Posted on February 4, 2013

Rumors are reaching us Stateside that the recent coverage in Private Eye magazine of Connaught investors’ losses has come to the attention of producers at the highly regarded BBC current affairs program Panorama. We understand they are interested in how regulated firms such as Capita and their regulator, the FSA, could have allowed Unregulated Collective Investment Schemes (UCIS) such as Connaught and Arch Cru to go so horribly wrong, especially given that many of the losses have been sustained by pensioners or people of working age saving for their pensions, and that the British government is phasing in mandatory pension contributions for all workers.

We hear that the program will be very critical of the FSA. Another recent criticism of the regulator came from an unlikely source: its own Head of Enforcement, Tracey McDermott, who recently admitted to the Parliamentary Commission on Banking Standards (PCBS) that the organisation finds it easier to go after the ‘little guys’ such as IFAs, rather than the large regulated firms, including the banks.

In response, the PCBS’ chairman, Andrew Tyrie, observed:

‘It needs some dramatic statement from the FSA saying “we have been missing in the past and captured by the banks and we will do something to demonstrate our independence”. I suggest that the integrity of the FSA has been lacking over PPI or holding people to account.’

We think his comment could equally well apply to other FTSE 100 listed regulated firms, such as Capita. In the Arch Cru case, the FSA let Capita settle with investors for around 30 per cent of their losses, accepting the firm’s argument that the subsidiary involved with that UCIS fund was relatively small and if the FSA issued a formal restitution order for a larger amount it would simply place the subsidiary in administration and walk away.

We find Capita’s defense lame and the FSA’s acceptance of it laughable. There is no way one of the world’s largest outsourcing firms would allow a subsidiary to fail rather than compensate victims of its negligence. If it did so just one, customers across all of its operating divisions, including those unrelated to financial services, would take it as a powerful signal to take their business to more solvent providers. Such a course of action would amount to a corporate suicide note, and the FSA should have called the firm’s bluff and insisted on a proper settlement for investors.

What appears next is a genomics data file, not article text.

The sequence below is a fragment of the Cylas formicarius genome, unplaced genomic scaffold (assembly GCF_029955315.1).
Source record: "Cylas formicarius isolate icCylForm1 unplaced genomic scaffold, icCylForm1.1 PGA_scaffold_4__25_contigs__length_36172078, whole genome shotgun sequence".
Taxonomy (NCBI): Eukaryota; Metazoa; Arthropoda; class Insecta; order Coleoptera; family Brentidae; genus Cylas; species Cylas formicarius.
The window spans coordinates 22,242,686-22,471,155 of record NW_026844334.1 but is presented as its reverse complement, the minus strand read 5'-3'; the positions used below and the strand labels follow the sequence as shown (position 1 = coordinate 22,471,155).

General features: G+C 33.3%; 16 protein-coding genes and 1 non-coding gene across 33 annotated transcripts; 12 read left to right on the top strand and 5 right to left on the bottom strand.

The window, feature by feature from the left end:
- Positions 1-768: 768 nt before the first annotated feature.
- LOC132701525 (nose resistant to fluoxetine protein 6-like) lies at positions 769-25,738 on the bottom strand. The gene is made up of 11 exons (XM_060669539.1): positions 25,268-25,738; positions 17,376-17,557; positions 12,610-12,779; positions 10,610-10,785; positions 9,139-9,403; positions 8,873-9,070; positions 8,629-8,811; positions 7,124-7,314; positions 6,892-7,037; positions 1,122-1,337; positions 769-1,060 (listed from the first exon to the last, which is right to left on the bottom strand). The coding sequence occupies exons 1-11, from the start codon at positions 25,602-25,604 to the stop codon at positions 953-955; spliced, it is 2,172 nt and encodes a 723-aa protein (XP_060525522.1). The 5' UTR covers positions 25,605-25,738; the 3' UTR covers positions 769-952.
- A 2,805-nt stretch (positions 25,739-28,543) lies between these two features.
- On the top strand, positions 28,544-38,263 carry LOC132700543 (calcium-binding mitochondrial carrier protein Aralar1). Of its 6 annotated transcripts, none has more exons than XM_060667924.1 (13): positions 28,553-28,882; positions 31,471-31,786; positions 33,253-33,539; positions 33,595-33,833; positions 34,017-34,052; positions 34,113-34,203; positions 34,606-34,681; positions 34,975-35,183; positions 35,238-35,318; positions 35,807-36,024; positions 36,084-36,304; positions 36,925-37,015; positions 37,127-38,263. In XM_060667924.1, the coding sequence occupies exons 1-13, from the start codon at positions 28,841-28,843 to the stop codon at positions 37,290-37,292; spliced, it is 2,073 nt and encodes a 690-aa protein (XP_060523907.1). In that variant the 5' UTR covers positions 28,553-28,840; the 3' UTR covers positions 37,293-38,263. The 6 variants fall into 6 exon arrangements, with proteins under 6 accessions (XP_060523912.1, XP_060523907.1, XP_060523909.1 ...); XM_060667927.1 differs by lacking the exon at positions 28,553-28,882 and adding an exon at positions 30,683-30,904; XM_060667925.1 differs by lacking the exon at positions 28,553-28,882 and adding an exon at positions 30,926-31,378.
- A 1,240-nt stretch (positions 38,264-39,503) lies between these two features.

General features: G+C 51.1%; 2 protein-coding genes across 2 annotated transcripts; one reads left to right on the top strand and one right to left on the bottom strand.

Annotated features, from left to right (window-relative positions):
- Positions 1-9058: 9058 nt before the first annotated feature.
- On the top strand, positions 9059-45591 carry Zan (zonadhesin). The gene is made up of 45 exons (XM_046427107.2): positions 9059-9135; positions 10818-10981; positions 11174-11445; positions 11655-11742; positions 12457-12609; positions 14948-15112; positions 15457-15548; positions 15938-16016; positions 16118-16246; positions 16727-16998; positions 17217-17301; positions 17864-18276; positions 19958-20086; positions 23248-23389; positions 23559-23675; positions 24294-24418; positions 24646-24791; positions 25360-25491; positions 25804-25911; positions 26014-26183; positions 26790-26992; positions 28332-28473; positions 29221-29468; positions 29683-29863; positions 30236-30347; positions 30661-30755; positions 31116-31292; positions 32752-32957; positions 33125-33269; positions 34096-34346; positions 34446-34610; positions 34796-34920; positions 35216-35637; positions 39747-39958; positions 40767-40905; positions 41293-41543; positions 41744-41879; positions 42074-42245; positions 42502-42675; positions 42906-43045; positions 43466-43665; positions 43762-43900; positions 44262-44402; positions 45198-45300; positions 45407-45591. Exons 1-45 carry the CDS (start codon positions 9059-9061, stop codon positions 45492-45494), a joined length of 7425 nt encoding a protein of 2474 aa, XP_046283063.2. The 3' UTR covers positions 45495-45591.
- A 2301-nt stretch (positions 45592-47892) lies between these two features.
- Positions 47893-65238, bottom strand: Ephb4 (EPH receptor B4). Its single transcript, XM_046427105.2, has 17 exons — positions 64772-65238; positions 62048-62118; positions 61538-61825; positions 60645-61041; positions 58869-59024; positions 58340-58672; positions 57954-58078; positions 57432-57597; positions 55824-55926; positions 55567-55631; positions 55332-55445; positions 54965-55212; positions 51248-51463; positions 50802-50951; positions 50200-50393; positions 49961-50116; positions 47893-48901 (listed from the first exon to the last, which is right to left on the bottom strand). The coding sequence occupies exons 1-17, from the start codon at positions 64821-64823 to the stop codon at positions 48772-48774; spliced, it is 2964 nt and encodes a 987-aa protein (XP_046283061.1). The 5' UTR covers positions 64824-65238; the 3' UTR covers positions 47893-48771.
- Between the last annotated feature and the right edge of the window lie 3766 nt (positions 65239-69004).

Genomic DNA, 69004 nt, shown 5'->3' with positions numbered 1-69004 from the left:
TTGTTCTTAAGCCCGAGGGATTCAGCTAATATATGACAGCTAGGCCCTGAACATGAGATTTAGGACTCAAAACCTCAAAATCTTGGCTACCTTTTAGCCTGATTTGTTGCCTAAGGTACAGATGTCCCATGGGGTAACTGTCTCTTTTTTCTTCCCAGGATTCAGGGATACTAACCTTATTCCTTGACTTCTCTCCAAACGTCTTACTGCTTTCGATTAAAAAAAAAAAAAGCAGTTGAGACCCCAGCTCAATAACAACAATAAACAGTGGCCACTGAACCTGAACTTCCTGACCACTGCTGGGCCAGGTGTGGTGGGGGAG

The Connaught case is more serious, and clearer-cut. Arch Cru was about mismanagement; Connaught is about fraud and theft. And as we all know, Capita was aware of the problems in June 2009, if not before, and chose not to blow the whistle; and the FSA itself knew of the problems from early 2011. So we very much hope that, at a time when the eyes of the media are likely to be on the FSA, it will achieve the high-profile victory that Mr Tyrie expects of it, by ordering Capita to compensate investors in full. Capita will then be in the driving seat to pursue claims against the directors, shadow directors, valuers, borrowers, BDO and the auditors if it wishes to do so. And investors, whose role in this affair was limited to believing in good faith what was written in an Information Memorandum issued and approved by CAPITA, the FSA-regulated Operator, will be in the position they would have been in had the whole sorry saga not happened.



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